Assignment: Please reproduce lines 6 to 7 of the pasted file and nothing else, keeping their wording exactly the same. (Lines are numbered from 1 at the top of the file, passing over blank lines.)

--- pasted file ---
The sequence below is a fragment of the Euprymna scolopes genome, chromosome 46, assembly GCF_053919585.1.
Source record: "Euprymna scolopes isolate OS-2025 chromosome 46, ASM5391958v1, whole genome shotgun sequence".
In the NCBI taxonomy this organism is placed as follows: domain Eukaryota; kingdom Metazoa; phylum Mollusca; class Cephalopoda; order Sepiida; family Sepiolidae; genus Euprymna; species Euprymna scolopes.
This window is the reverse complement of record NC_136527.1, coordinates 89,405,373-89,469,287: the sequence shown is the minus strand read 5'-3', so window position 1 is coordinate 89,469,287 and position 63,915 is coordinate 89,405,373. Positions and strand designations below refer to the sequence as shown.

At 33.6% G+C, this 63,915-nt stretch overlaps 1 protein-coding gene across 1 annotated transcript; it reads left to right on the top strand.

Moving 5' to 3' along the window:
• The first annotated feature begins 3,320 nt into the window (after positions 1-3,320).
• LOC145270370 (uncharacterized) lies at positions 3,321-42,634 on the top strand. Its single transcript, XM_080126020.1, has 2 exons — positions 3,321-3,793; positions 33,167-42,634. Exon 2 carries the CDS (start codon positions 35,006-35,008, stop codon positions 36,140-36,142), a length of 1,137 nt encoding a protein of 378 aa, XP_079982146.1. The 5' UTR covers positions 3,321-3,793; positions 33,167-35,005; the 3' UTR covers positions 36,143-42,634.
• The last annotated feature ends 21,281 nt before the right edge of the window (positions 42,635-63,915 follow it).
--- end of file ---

Moving 5' to 3' along the window:
• The first annotated feature begins 3,320 nt into the window (after positions 1-3,320).